I return the subject momentarily to coffee, going deeper into Dublin’s third-wave coffee culture. “Oh, it’s huge there, it’s even taken off more after I left. It was spearheaded largely by Colin Harmon of 3fe Coffee, whom I worked with as well. There were a few before him too, Coffee Angel being one, but he’s universally-recognized as bringing it to the masses. It was the same story, he was fed up with not finding good coffee and decided to be proactive about it, making good coffee himself.”
We build upon this by making connections between third-wave coffee and the growing interest in responsibly-sourced ingredients. “There’s a resurgence of people interested in quality, hand-made food and a rejection of mass-produced goods,” says Amanda upon reflection. “But the local food movement has been around for a long time. In America you have Alice Waters with Chez Panisse and you have the Slow Food movement which began in Italy in the 80s, so of course it’s not new, but it’s thankfully become more mainstream. I don’t think it’s just a passing trend either because it’s been built from such a solid foundation.”
But then there’s always that question of accessibility. I think of $10 juices purchased at Whole Foods or $29.99/lb pignolis picked up from the co-op. I look down at my café filtre and remember the three euros I handed over to the barista. What do we gain in something that can be thought of as unnecessarily over-priced? “Coffee costs more here because they’re paying more for the beans. They’re not buying beans and jacking up the prices,” Amanda responds. “It involves more complex economics than that, but I know that the establishment of price starts very early in the process of production. It’s the same for me, the high-quality ingredients are a bit more expensive, and I have to price accordingly for my business to be viable.”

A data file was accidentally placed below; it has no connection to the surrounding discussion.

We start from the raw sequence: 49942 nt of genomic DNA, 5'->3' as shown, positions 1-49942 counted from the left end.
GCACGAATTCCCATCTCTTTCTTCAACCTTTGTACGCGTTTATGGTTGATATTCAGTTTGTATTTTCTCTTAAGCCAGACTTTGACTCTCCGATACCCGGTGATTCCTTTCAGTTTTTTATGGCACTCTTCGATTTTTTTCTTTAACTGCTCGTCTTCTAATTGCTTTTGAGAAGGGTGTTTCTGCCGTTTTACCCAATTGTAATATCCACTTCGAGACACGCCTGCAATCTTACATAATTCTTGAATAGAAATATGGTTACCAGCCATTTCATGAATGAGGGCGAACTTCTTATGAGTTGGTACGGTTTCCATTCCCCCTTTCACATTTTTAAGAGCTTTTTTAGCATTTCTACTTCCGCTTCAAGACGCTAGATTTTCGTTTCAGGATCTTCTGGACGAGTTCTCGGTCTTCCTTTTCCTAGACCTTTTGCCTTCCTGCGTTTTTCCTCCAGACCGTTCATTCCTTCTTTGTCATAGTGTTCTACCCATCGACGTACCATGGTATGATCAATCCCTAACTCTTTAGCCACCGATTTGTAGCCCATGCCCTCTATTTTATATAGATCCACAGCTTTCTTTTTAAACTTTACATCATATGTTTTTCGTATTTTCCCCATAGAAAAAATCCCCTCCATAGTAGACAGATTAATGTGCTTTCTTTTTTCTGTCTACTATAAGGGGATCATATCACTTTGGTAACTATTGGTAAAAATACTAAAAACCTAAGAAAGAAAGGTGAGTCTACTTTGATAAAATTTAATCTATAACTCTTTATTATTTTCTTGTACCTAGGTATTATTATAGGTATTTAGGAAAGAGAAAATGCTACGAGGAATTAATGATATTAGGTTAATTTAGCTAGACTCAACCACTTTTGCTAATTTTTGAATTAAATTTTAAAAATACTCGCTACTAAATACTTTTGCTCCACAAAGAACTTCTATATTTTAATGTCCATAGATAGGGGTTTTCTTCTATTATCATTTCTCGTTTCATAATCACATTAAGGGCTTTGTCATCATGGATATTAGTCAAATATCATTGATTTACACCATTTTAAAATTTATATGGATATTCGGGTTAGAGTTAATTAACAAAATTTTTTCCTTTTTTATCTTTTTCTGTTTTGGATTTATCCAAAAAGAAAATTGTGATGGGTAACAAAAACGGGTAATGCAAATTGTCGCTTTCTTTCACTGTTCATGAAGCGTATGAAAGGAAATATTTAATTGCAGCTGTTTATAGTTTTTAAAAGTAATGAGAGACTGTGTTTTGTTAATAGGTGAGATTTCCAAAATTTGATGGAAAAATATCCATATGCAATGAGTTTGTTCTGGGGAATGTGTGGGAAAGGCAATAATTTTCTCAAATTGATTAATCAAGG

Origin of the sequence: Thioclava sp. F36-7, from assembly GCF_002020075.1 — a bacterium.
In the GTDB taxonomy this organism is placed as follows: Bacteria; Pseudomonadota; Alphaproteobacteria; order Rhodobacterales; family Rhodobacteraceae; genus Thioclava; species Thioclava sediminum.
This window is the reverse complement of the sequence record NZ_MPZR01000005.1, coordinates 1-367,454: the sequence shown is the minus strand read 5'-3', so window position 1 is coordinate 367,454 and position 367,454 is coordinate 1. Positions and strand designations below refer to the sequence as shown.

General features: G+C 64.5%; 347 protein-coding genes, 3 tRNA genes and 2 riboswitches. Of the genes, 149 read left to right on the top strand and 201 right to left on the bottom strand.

“What’s interesting though,” she continues, “is that it’s already a part of the lifestyle in France to seek out ingredients of this caliber. You have conversations with producers, creating this intimate connection that I fell in love with when I first got here. You form personal relationships with the people involved in your food. It’s very romantic.”
We use this idea of culinary passion to transition into Amanda’s focus on doughnuts. “It started with my husband and I visiting my family when we got married in 2013. We found this amazing doughnut shop at the beach, and we thought about how much we wanted these back home, back in Paris. And the idea just grew from there. My husband has always worked in the industry as well, so it was really just a natural progression for us to open our own bakery. You reach a certain point where it just becomes the next step.”
“We had a few different incarnations. Yes, we were always going to do doughnuts, but we added to that other yeast-leavened sweet breads, cinnamon rolls and sticky buns, but doughnuts were always going to be our signature thing. Often, as one finds, simplicity is best.”
“What helped too, in deciding to go out on our own, is knowing that people aren’t going to come into your doughnut shop unhappy. I really liked the idea of having nice interactions with people. Making and selling doughnuts, it’s a wonderful way to spend your day.”